Also advantageously, the immunogenic peptide used in the invention method is a liposome-encapsulated peptide or a MUC-1 peptide that is covalently modified with a lipid moiety, for instance, when the invention method uses activated T cells generated as taught by Agrawal et al., with a method comprising: (a) combining liposome-encapsulated peptide antigen with a plurality of peripheral blood lymphocytes to produce antigen-loaded antigen-presenting cells; (b) combining naive or anergic T cells with said antigen-loaded antigen-presenting cells; and (c) isolating activated T-cells from the combination of step (b).
  • [0058]
    The label used for detection of lymphocytes according to the present invention may be any label known in the art for detecting cells within the mammalian body. Advantageously, the label is selected from the group consisting of a gamma emitter, a positron emitter, a magnetic material, a density based contrast material, and mixtures thereof. When the label is a gamma emitter it may be selected from the group consisting of indium-111, technetium-99m, technetium-99, iodine-123, and mixtures thereof. Advantageously, the label is indium-111, typically in the form of indium oxine.
  • [0059]
    The imaging technology for localization of labeled lymphocytes in the invention method may be selected from the group consisting of radioimaging, magnetic resonance imaging, positron emission tomographic and X-ray computed tomographic imaging, depending, of course, on the nature of the label. Further, the imaging may be performed in a single scan or in serial scans. Advantageously, imaging used in the invention method comprises a total body scan of the mammal.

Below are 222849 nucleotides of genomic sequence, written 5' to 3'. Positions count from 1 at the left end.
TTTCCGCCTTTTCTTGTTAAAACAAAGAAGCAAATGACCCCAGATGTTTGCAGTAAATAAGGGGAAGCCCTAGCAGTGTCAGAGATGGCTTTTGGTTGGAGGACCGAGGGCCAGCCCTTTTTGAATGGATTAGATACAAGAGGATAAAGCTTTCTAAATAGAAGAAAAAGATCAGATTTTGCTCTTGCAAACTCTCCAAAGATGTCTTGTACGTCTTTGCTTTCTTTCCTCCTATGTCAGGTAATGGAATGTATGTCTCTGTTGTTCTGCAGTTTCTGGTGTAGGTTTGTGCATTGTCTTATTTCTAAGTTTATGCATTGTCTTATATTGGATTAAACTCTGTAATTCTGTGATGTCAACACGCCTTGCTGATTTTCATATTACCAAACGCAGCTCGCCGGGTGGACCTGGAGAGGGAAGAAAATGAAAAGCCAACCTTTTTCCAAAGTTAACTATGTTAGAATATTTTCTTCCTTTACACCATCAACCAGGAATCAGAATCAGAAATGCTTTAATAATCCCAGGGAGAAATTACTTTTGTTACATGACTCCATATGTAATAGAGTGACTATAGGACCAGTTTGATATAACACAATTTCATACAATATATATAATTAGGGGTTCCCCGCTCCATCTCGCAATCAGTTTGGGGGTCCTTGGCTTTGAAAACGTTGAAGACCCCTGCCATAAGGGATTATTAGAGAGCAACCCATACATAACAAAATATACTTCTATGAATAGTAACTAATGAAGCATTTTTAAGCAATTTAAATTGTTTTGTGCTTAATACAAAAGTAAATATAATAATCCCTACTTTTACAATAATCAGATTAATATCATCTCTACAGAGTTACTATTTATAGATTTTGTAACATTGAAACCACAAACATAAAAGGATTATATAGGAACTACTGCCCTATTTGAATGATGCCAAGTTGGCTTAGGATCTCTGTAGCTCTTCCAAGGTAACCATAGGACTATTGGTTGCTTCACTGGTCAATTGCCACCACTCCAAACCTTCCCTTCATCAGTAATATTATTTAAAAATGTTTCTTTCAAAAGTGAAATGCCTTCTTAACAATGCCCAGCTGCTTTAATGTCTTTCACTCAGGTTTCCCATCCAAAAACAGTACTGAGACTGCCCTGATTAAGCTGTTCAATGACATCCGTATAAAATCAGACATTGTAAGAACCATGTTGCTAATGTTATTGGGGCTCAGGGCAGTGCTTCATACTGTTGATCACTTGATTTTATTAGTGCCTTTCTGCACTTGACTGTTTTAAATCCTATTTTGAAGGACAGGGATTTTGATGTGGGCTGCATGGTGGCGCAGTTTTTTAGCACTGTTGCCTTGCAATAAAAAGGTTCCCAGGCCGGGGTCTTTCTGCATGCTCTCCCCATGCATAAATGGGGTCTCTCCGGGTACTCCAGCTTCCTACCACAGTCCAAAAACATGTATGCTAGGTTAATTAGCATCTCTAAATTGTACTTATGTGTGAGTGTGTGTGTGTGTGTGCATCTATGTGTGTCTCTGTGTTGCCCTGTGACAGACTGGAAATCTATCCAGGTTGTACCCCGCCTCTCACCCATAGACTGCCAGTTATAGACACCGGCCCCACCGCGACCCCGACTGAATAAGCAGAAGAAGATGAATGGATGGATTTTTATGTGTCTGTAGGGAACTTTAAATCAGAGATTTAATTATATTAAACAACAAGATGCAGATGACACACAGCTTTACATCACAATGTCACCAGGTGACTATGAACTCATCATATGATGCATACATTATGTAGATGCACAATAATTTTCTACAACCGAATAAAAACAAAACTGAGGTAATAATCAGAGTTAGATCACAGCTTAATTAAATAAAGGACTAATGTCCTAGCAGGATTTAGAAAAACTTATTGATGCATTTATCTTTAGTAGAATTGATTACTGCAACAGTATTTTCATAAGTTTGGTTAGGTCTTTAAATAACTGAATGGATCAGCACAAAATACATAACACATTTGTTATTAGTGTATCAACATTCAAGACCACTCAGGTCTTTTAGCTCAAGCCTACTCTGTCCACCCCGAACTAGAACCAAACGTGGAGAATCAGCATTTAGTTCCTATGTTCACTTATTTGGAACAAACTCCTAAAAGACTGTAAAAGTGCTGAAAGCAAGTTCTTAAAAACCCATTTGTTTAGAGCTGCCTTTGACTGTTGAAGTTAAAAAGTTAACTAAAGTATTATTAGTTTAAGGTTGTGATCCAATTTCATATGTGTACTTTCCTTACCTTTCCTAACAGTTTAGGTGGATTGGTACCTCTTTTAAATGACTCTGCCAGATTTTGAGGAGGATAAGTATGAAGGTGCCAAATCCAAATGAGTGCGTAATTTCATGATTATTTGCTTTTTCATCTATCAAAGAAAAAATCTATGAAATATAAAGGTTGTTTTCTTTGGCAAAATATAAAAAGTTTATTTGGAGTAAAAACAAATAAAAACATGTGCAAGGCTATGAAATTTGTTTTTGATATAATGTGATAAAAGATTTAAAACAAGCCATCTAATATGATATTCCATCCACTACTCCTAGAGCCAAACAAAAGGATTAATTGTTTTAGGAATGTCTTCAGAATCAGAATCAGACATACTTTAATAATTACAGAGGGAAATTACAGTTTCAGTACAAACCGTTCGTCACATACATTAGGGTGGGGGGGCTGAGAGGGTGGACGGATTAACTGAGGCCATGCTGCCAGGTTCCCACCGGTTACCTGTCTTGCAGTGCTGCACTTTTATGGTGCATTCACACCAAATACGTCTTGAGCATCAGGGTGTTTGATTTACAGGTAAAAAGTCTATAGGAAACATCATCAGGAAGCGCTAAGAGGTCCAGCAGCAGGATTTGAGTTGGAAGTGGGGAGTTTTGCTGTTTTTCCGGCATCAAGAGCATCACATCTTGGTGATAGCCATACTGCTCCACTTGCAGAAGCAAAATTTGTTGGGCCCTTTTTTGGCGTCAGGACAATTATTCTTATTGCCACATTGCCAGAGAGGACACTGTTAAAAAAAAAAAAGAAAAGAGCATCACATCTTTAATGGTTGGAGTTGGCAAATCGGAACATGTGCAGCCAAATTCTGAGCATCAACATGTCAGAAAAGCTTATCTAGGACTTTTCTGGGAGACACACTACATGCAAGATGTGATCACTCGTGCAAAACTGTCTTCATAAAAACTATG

• [0060]
    In some embodiments imaging comprises at least two separate scans, wherein each separate scan is selected from the group consisting of radioimaging, magnetic resonance imaging (MRI), positron emission tomographic (PET) and X-ray computed tomographic (CT) imaging. Advantageously, in such embodiments imaging data obtained from two or more separate scans are compared, for instance, by a process in which data from multiple scans are fused into a single display image. For example, U.S. Pat. No. 4,735,210 to Goldenberg, issued Apr. 5, 1988, discloses lymphographic and organ imaging methods and kits, particularly an improved method for lymphoscintigraphy or magnetic resonance lymphography which involves subtraction of a negative image produced using a gross imaging agent from a positive image produced with a specific antibody imaging agent. More recently, U.S. Pat. No. 6,490,476, to Townsend et al., issued Dec. 3, 2002, teaches a combined PET and X-ray CT tomograph and method for using same for acquiring CT and PET images sequentially in a single device, overcoming alignment problems due to internal organ movement, variations in scanner bed profile, and positioning of the patient for the scan. The tomograph acquires functional and anatomical images which are accurately co-registered, without the use of external markers or internal landmarks.
  • DETAILED DESCRIPTION OF THE INVENTION
  • [0061]
    One purpose of this invention is to detect smaller tumors earlier than is now possible by standard imaging techniques as well as to find tumors in which the original primary tumor cannot be found easily. Another benefit is that recurrences could be better staged so that the optimum care plan can be devised for the patient avoiding unnecessary surgery. This technique could be used to verify findings such as MRI, CT, PET, and laboratory tests.
  • [0062]